A named pipe is a special kind of file that you can use to connect two unrelated processes together without having to specifically set up a pipeline from the shell.
You make a named pipe file with the "mknod" command as follows: "mknod /path/to/pipe p". The trailing "p" indicates that you're making a named pipe. (The mknod command has other uses, such as making device nodes.)
Two programs can communicate in a single direction via the named pipe as follows: One program opens the pipe for reading, and the other opens it for
writing. Once this happens, the named pipe works pretty much like the unnamed variety set up by the shell.
You can experiment with this in the shell. For example:
$ mknod foo p
$ cat foo > bar
$ ls -l > foo
What this will do is make a named pipe named "foo", and attach "cat" to it as a reader. The shell redirects cat's output to the file "bar." The subsequent ls command gets redirected to the pipe "foo" by the shell. It becomes the writer, with its output forwarded to the "cat" command. When the ls process completes, the pipe closes and "cat" gets an end-of-file indication. This causes cat to close "foo", and in this example, it terminates at that point. If you look in the file "bar", you'll see the output of ls.
You can get fancier with this:
$ mknod george p
$ mknod paul p
$ mknod john p
$ mknod ringo p
$ cat george paul john ringo > output &
$ command1 > george &
$ command2 > paul &
$ command3 > john &
$ command4 > ringo &
Tada: You've concatenated the output of four separate programs via named
pipes. It's not terribly interesting in this specific use--there are more concise ways to concatenate the output of four unrelated commands. Named pipes are most interesting when the writer and the reader are trying to collaborate over a longer "distance," such as between two separate shell sessions, or separate screen windows as the case may be.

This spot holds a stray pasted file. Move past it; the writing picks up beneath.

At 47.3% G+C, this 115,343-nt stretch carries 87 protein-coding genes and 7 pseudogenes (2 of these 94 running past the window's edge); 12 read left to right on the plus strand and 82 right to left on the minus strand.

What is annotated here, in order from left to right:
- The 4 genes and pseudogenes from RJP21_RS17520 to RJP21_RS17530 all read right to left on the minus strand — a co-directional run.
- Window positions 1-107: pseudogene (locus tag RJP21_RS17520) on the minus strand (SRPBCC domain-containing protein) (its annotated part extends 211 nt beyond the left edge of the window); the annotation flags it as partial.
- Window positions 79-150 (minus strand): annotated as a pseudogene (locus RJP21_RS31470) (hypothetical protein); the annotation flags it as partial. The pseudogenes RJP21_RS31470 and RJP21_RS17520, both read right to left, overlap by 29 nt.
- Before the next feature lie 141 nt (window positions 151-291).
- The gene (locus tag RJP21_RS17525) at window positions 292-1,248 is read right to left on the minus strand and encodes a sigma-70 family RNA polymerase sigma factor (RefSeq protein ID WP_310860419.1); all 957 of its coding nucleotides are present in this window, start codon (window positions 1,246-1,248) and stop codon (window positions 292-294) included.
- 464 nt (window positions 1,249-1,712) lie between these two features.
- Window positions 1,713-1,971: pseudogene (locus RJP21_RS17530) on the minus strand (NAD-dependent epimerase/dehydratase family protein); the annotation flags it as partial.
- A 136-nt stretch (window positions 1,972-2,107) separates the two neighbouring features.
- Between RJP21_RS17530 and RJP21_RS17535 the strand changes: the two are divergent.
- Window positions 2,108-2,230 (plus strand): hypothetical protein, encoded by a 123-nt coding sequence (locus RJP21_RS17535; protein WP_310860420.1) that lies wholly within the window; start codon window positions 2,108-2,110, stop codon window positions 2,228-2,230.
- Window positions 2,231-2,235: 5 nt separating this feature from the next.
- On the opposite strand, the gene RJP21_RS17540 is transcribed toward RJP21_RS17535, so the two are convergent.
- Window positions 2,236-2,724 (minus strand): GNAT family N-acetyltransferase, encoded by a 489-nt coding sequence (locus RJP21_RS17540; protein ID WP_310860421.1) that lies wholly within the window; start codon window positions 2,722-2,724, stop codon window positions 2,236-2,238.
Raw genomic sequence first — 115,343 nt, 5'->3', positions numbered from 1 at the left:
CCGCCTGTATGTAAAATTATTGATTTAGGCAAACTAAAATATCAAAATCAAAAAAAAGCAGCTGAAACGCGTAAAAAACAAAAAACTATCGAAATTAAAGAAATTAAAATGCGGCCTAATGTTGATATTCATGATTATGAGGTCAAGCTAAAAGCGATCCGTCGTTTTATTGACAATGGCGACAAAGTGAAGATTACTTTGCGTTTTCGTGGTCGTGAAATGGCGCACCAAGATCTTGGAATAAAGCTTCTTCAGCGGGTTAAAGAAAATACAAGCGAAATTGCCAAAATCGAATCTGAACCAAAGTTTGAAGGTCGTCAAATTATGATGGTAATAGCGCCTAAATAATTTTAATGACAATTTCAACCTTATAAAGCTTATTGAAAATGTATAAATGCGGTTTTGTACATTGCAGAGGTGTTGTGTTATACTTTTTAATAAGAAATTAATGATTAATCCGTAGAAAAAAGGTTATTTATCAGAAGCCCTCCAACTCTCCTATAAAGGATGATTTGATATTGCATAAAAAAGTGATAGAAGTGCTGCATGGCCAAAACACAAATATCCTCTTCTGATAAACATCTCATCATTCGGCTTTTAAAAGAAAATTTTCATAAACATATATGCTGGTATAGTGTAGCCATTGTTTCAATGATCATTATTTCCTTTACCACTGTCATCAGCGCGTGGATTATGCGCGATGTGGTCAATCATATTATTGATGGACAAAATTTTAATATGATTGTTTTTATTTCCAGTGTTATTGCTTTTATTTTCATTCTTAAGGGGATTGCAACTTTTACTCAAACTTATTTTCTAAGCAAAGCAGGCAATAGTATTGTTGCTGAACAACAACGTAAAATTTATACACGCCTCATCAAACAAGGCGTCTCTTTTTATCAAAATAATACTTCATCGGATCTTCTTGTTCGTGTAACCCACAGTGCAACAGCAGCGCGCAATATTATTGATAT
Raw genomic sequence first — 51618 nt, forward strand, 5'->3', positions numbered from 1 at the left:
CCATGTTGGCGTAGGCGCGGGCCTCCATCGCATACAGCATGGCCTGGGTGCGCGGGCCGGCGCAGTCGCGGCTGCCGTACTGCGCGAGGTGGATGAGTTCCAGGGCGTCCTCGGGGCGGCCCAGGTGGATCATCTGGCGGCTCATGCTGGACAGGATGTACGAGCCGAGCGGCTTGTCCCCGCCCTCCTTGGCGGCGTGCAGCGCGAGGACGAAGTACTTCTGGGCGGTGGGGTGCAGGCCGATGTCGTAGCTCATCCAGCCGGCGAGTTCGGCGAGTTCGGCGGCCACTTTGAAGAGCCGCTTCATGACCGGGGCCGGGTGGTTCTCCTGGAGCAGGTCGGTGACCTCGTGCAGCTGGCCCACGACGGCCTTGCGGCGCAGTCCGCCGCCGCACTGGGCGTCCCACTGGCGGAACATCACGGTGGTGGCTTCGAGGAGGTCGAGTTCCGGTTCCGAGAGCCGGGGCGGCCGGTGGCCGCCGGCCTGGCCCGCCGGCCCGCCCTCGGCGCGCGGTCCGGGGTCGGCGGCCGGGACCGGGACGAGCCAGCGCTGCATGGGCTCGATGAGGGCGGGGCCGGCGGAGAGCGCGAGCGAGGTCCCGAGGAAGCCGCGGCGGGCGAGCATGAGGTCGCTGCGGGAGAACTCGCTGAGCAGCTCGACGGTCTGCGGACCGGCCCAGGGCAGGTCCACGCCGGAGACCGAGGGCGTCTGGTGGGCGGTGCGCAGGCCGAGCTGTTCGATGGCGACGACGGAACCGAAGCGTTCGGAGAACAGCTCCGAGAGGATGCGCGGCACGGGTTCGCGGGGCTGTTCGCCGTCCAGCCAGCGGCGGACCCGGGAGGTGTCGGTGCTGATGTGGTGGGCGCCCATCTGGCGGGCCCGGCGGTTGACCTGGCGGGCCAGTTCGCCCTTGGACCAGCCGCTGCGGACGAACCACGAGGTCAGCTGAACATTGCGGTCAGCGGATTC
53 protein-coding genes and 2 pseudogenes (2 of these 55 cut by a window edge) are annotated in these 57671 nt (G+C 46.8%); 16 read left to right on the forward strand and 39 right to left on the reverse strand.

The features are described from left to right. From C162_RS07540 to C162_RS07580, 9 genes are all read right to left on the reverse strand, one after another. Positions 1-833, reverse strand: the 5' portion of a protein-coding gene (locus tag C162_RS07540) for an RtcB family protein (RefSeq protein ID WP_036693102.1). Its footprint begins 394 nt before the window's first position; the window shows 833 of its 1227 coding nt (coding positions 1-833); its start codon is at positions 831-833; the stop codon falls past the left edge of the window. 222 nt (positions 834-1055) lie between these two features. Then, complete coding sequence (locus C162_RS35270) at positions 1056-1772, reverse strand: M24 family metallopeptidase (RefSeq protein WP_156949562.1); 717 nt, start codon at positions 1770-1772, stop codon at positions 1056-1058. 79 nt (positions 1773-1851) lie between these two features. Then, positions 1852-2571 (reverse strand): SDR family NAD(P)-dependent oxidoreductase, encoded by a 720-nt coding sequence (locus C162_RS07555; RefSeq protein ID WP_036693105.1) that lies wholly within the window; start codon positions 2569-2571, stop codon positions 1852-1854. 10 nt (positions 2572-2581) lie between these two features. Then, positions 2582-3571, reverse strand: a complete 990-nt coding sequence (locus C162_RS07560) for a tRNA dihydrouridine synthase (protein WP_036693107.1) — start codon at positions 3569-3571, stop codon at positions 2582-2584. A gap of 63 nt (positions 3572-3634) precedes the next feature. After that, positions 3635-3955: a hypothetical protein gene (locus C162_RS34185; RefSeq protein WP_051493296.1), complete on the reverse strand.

I hope this helps,
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From: Alan Young <address@hidden>
To: Michael Schroeder <address@hidden>
Sent: Thursday, February 8, 2007 10:31:24 AM
Subject: Re: File descriptors and screen and you
Michael Schroeder wrote:
>> I want to avoid going the tmp file route if at all possible. Is there a
>> way I can echo tty's output so that I can grab it from a filehandle?
> You need some interprocess communication way. Some ways could be
> - a named pipe (but that's close to a tmp file)
I'm not as familiar with the shell as a I should be. How would I go
about using a named pipe? And what's the differences between that and a
It's been suggested that if I want to make this really portable then a
tmp file is actually the best way to go, so it's not off the list, just
> - some code using sockets (complicated)
and more trouble than its worth.
Thanks for the input and help.
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